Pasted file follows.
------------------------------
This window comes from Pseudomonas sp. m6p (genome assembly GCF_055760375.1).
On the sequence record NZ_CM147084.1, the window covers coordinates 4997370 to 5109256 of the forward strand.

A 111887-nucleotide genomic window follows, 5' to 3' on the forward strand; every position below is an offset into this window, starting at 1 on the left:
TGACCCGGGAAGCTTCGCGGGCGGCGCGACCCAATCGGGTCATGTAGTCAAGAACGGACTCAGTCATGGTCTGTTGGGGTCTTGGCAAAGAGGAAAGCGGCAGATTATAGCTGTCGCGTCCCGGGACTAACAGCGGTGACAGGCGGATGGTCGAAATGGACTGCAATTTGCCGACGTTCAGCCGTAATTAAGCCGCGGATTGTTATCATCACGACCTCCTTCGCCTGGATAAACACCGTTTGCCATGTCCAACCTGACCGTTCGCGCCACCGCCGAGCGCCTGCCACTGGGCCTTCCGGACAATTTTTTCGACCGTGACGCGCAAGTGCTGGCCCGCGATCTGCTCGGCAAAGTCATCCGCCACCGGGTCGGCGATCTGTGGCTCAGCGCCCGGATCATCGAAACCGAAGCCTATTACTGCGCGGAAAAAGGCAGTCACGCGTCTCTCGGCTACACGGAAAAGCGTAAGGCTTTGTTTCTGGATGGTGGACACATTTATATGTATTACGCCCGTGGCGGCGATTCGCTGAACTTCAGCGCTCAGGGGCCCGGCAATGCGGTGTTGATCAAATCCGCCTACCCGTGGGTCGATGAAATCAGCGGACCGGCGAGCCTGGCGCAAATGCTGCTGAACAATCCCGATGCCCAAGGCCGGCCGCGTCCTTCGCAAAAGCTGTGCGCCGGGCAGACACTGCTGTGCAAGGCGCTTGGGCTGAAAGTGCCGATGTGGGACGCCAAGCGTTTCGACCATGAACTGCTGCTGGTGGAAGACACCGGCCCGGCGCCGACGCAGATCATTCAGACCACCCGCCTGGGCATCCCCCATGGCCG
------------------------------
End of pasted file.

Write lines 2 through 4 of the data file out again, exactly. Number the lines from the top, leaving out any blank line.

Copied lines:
On the sequence record NZ_CM147084.1, the window covers coordinates 4997370 to 5109256 of the forward strand.

A 111887-nucleotide genomic window follows, 5' to 3' on the forward strand; every position below is an offset into this window, starting at 1 on the left:
TGACCCGGGAAGCTTCGCGGGCGGCGCGACCCAATCGGGTCATGTAGTCAAGAACGGACTCAGTCATGGTCTGTTGGGGTCTTGGCAAAGAGGAAAGCGGCAGATTATAGCTGTCGCGTCCCGGGACTAACAGCGGTGACAGGCGGATGGTCGAAATGGACTGCAATTTGCCGACGTTCAGCCGTAATTAAGCCGCGGATTGTTATCATCACGACCTCCTTCGCCTGGATAAACACCGTTTGCCATGTCCAACCTGACCGTTCGCGCCACCGCCGAGCGCCTGCCACTGGGCCTTCCGGACAATTTTTTCGACCGTGACGCGCAAGTGCTGGCCCGCGATCTGCTCGGCAAAGTCATCCGCCACCGGGTCGGCGATCTGTGGCTCAGCGCCCGGATCATCGAAACCGAAGCCTATTACTGCGCGGAAAAAGGCAGTCACGCGTCTCTCGGCTACACGGAAAAGCGTAAGGCTTTGTTTCTGGATGGTGGACACATTTATATGTATTACGCCCGTGGCGGCGATTCGCTGAACTTCAGCGCTCAGGGGCCCGGCAATGCGGTGTTGATCAAATCCGCCTACCCGTGGGTCGATGAAATCAGCGGACCGGCGAGCCTGGCGCAAATGCTGCTGAACAATCCCGATGCCCAAGGCCGGCCGCGTCCTTCGCAAAAGCTGTGCGCCGGGCAGACACTGCTGTGCAAGGCGCTTGGGCTGAAAGTGCCGATGTGGGACGCCAAGCGTTTCGACCATGAACTGCTGCTGGTGGAAGACACCGGCCCGGCGCCGACGCAGATCATTCAGACCACCCGCCTGGGCATCCCCCATGGCCG